On the day that FEPOW Fergus Anckorn visited school, the whole of year 9 were both inspired and saddened. Year 9 is a significant year for teenagers when they are just beginning to open out their thinking to engage more with history and world issues.

After spending part of the morning listening to his experiences, the girls were divided into four classes to engage in drama activities based on his stories. This was enhanced as many of the teachers leading these groups, had met and spoken with Fergus beforehand. In the absence of a local FEPOW being able to visit school, the FEPOW oral history archive could provide appropriate and valuable stimuli.

Each of the four classes was given one concept fitting into the larger theme of CAPTIVITY. These concepts were HOME; HOPE; DESPAIR and SURVIVAL.

Each class was then split into four sub-groups of 7 or 8 girls each. Four specific scenarios under each concept were handed out, one scenario for each sub-group in each class, leading to 16 drama sequences across the year group. The girls in each sub-group then had approximately 45 minutes to devise a drama based on their specific scenario.

Each class compiled the best snippets from each of the four groups and these were presented as continuous drama. They were performed before the whole year group at the end of the afternoon.

Although there was reasonably tight control over the content of this afternoon to ensure high quality and well-structured outcomes, the scope for dramatic interpretation was wide and many of the results outstanding

For example, one group working under the heading ‘HOME’ represented the homesickness of the FEPOW as a physical postcard.

Historical note: Very few FEPOW sent or received mail from home during captivity. Those that did, and their relatives, were restricted by the Japanese to just 25 words per postcard.

This sub-group organised people to stand in position, shoulder to shoulder in the centre, leading down either side with girls kneeling then seated, to form a perimeter framing the postcard itself. They then took it in turns to leave their position as part of the postcard, step into the centre while speaking in role as though they were “writing” imaginery words. This drama sequence was later refined to include two Japanese guards policing the whole process, keeping the wording of the postcard within the permitted 25-word limit.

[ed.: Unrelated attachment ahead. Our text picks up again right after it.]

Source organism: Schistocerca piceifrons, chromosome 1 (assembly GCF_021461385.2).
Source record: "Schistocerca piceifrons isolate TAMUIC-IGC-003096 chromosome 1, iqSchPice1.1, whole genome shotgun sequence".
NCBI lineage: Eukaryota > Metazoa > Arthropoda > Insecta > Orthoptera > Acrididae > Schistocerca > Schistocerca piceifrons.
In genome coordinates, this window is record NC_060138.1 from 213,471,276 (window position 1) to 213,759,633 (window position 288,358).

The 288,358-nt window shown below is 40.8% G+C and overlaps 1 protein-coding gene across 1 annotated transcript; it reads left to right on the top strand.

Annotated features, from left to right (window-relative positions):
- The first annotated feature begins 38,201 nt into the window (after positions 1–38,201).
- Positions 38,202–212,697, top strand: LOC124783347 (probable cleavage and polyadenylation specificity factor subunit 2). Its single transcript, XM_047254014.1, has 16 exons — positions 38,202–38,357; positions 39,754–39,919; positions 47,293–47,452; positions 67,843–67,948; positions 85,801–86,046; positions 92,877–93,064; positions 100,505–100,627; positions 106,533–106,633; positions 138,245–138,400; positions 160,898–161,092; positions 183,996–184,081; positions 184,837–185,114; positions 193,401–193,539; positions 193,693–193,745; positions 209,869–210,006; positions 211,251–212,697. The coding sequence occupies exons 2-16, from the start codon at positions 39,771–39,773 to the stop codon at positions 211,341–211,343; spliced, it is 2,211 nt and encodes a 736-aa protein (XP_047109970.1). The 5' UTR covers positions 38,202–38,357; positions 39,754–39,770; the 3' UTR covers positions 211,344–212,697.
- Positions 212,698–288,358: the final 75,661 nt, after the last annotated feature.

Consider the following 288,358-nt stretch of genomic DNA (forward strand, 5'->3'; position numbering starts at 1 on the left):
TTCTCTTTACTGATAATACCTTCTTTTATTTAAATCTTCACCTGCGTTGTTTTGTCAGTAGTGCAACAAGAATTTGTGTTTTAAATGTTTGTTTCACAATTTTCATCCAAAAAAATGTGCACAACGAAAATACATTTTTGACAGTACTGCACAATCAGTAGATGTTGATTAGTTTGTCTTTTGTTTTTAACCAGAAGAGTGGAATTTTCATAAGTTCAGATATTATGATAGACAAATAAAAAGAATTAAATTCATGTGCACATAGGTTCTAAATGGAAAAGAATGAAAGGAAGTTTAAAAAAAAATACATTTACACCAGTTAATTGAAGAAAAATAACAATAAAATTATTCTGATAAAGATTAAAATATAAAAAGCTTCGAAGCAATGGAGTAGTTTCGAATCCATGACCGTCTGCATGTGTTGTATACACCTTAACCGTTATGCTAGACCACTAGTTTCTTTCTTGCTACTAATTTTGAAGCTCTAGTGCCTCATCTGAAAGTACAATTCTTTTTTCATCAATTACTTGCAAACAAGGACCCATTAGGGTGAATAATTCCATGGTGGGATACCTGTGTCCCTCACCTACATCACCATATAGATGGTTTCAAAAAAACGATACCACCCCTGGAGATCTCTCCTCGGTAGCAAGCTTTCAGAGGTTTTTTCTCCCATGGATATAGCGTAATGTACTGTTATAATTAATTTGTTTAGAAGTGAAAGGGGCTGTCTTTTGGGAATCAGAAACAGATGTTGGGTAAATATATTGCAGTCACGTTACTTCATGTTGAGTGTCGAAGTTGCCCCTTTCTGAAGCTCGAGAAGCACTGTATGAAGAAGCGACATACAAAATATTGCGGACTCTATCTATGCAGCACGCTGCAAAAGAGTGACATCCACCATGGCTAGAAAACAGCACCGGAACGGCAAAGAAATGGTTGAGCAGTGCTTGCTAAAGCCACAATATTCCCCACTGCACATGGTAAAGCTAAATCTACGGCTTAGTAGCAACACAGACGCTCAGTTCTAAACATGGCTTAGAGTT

What this work did was to consolidate pupil understanding of the FEPOW experience by direct engagement in imagining the scenarios and associated emotions.

Empathy is a powerful tool and they were also able to transfer their experience to imagining similar situations in modern day warfare. For girls it was a valuable opportunity to explore gender roles too.

Future plans include broadening the drama into performances for radio and local museums. Having the FEPOW in person provide feedback and his obvious delight working with young people who truly had tried to understood his experience was priceless and a wonderful conjunction between young and old.

The follow up letters written and sent by the pupils bear witness to this - see the English page.

Activity 1: Roleplay - life in the camps imagined

Download these Teacher's Notes here (898kb MS Word doc)

4 Classrooms – each with one of the themes below

Divide girls in each classroom into 4 groups:

Theme: HOME

Theme: HOPE



Each group in each class should look at the notes (download: 901kb MS Word doc) on the desk, discuss them and develop a short piece of drama to last no more than 2 minutes. All of this drama should be about the FEPOW experience based on FEPOW stories absorbed through FEPOW visit (or listening to the oral history testimonies from the LSTM archive).

Class teachers should observe the process and choose the best snippets to create one short drama around the class theme to last no more than 5 minutes in total.

This will be performed later in the drama studio in front of the whole year group.

Each group should choose a narrator to read out the desk notes as a narrative at points in the class drama.

Activity 2: Freeze-frame symbols of captivity

Freeze frame or tableaux is a technique which helps students to encapsulate the main message from a piece of drama in one group still image. In groups pupils had worked on a word and different scenario connected to FEPOW experience,for example HOPE. Towards the end of this work they were asked to choose an aspect of their performance which they felt most summed up the message they were trying to give to an audience.

Using that aspect they created a still image involving all members of their group with particular emphasis on the body language and facial expression of each pupil in creating a whole image that could clearly convey the thematic area they had been exploring.

There was also an emphasis on the connectedness or separation of the different pupils acting so space became an important consideration, for example with distance used to suggest isolation or connectedness to suggest unity. This use of symbolism helped to cement their thinking on what it was they had been trying to achieve in their work and lent a sense of purpose and seriousness to it.